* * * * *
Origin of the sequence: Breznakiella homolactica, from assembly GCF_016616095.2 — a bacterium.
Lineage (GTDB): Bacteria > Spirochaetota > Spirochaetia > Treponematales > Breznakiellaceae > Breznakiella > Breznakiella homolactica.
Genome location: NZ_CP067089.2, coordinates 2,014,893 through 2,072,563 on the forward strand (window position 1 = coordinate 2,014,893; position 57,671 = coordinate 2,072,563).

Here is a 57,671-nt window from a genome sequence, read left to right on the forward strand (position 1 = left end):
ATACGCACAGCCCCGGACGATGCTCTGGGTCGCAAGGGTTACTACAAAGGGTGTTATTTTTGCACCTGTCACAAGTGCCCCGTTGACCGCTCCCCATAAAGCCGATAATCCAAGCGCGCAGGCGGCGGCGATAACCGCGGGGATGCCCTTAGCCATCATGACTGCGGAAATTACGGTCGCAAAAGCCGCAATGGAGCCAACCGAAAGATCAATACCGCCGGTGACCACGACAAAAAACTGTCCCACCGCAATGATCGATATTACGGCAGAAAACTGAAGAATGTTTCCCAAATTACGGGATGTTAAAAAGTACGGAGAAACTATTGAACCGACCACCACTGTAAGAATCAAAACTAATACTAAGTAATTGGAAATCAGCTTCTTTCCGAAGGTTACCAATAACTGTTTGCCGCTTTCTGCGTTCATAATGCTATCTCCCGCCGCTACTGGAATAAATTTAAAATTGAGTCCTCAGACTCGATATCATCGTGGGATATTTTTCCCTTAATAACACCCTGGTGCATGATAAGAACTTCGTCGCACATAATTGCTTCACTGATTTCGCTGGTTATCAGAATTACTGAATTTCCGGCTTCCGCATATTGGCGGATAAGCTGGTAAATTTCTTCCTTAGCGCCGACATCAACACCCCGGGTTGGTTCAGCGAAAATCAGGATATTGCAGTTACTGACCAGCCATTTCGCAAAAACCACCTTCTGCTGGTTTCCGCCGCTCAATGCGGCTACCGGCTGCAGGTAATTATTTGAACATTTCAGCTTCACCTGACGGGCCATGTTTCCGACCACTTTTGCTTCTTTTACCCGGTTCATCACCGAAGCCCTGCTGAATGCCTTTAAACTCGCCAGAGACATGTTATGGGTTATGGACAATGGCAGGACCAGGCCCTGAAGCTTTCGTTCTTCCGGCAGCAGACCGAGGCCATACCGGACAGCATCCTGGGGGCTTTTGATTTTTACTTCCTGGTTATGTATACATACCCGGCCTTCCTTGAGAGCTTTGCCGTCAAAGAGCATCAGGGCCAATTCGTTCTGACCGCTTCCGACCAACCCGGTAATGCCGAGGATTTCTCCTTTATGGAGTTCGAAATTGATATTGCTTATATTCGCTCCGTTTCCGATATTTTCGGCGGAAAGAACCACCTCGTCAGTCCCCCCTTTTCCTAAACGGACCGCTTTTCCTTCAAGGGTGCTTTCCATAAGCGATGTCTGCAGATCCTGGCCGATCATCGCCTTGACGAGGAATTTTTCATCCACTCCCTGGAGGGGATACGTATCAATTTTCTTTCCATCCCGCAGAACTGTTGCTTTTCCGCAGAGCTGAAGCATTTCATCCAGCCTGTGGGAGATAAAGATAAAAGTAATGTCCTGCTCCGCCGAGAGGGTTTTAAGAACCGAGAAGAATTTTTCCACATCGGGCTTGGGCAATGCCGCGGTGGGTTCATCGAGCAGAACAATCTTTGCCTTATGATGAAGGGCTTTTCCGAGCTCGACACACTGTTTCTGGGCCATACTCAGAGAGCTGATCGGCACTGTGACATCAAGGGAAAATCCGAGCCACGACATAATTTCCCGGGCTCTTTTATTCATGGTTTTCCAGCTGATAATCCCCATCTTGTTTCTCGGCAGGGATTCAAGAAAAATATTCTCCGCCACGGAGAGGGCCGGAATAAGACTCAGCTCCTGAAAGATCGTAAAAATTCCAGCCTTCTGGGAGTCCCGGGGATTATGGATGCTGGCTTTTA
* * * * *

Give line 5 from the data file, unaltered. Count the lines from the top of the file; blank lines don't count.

ATACGCACAGCCCCGGACGATGCTCTGGGTCGCAAGGGTTACTACAAAGGGTGTTATTTTTGCACCTGTCACAAGTGCCCCGTTGACCGCTCCCCATAAAGCCGATAATCCAAGCGCGCAGGCGGCGGCGATAACCGCGGGGATGCCCTTAGCCATCATGACTGCGGAAATTACGGTCGCAAAAGCCGCAATGGAGCCAACCGAAAGATCAATACCGCCGGTGACCACGACAAAAAACTGTCCCACCGCAATGATCGATATTACGGCAGAAAACTGAAGAATGTTTCCCAAATTACGGGATGTTAAAAAGTACGGAGAAACTATTGAACCGACCACCACTGTAAGAATCAAAACTAATACTAAGTAATTGGAAATCAGCTTCTTTCCGAAGGTTACCAATAACTGTTTGCCGCTTTCTGCGTTCATAATGCTATCTCCCGCCGCTACTGGAATAAATTTAAAATTGAGTCCTCAGACTCGATATCATCGTGGGATATTTTTCCCTTAATAACACCCTGGTGCATGATAAGAACTTCGTCGCACATAATTGCTTCACTGATTTCGCTGGTTATCAGAATTACTGAATTTCCGGCTTCCGCATATTGGCGGATAAGCTGGTAAATTTCTTCCTTAGCGCCGACATCAACACCCCGGGTTGGTTCAGCGAAAATCAGGATATTGCAGTTACTGACCAGCCATTTCGCAAAAACCACCTTCTGCTGGTTTCCGCCGCTCAATGCGGCTACCGGCTGCAGGTAATTATTTGAACATTTCAGCTTCACCTGACGGGCCATGTTTCCGACCACTTTTGCTTCTTTTACCCGGTTCATCACCGAAGCCCTGCTGAATGCCTTTAAACTCGCCAGAGACATGTTATGGGTTATGGACAATGGCAGGACCAGGCCCTGAAGCTTTCGTTCTTCCGGCAGCAGACCGAGGCCATACCGGACAGCATCCTGGGGGCTTTTGATTTTTACTTCCTGGTTATGTATACATACCCGGCCTTCCTTGAGAGCTTTGCCGTCAAAGAGCATCAGGGCCAATTCGTTCTGACCGCTTCCGACCAACCCGGTAATGCCGAGGATTTCTCCTTTATGGAGTTCGAAATTGATATTGCTTATATTCGCTCCGTTTCCGATATTTTCGGCGGAAAGAACCACCTCGTCAGTCCCCCCTTTTCCTAAACGGACCGCTTTTCCTTCAAGGGTGCTTTCCATAAGCGATGTCTGCAGATCCTGGCCGATCATCGCCTTGACGAGGAATTTTTCATCCACTCCCTGGAGGGGATACGTATCAATTTTCTTTCCATCCCGCAGAACTGTTGCTTTTCCGCAGAGCTGAAGCATTTCATCCAGCCTGTGGGAGATAAAGATAAAAGTAATGTCCTGCTCCGCCGAGAGGGTTTTAAGAACCGAGAAGAATTTTTCCACATCGGGCTTGGGCAATGCCGCGGTGGGTTCATCGAGCAGAACAATCTTTGCCTTATGATGAAGGGCTTTTCCGAGCTCGACACACTGTTTCTGGGCCATACTCAGAGAGCTGATCGGCACTGTGACATCAAGGGAAAATCCGAGCCACGACATAATTTCCCGGGCTCTTTTATTCATGGTTTTCCAGCTGATAATCCCCATCTTGTTTCTCGGCAGGGATTCAAGAAAAATATTCTCCGCCACGGAGAGGGCCGGAATAAGACTCAGCTCCTGAAAGATCGTAAAAATTCCAGCCTTCTGGGAGTCCCGGGGATTATGGATGCTGGCTTTTA